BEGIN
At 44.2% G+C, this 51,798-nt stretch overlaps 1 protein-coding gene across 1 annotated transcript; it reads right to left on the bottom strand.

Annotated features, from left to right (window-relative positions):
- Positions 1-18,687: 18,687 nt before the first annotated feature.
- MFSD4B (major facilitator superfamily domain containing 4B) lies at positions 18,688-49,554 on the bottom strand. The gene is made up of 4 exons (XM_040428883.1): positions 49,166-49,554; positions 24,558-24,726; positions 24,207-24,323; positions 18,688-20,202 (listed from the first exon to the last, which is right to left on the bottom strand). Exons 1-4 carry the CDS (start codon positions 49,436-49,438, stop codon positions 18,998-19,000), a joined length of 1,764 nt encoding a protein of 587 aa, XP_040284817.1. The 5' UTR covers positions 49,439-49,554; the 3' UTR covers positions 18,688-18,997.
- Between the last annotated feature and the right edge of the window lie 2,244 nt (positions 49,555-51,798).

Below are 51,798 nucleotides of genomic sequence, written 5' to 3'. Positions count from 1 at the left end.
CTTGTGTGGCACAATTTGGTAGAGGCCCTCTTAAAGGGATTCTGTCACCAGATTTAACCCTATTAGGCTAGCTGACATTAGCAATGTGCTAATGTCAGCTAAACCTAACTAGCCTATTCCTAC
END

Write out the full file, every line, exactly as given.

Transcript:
At 44.2% G+C, this 51,798-nt stretch overlaps 1 protein-coding gene across 1 annotated transcript; it reads right to left on the bottom strand.

Annotated features, from left to right (window-relative positions):
- Positions 1-18,687: 18,687 nt before the first annotated feature.
- MFSD4B (major facilitator superfamily domain containing 4B) lies at positions 18,688-49,554 on the bottom strand. The gene is made up of 4 exons (XM_040428883.1): positions 49,166-49,554; positions 24,558-24,726; positions 24,207-24,323; positions 18,688-20,202 (listed from the first exon to the last, which is right to left on the bottom strand). Exons 1-4 carry the CDS (start codon positions 49,436-49,438, stop codon positions 18,998-19,000), a joined length of 1,764 nt encoding a protein of 587 aa, XP_040284817.1. The 5' UTR covers positions 49,439-49,554; the 3' UTR covers positions 18,688-18,997.
- Between the last annotated feature and the right edge of the window lie 2,244 nt (positions 49,555-51,798).

Below are 51,798 nucleotides of genomic sequence, written 5' to 3'. Positions count from 1 at the left end.
CTTGTGTGGCACAATTTGGTAGAGGCCCTCTTAAAGGGATTCTGTCACCAGATTTAACCCTATTAGGCTAGCTGACATTAGCAATGTGCTAATGTCAGCTAAACCTAACTAGCCTATTCCTAC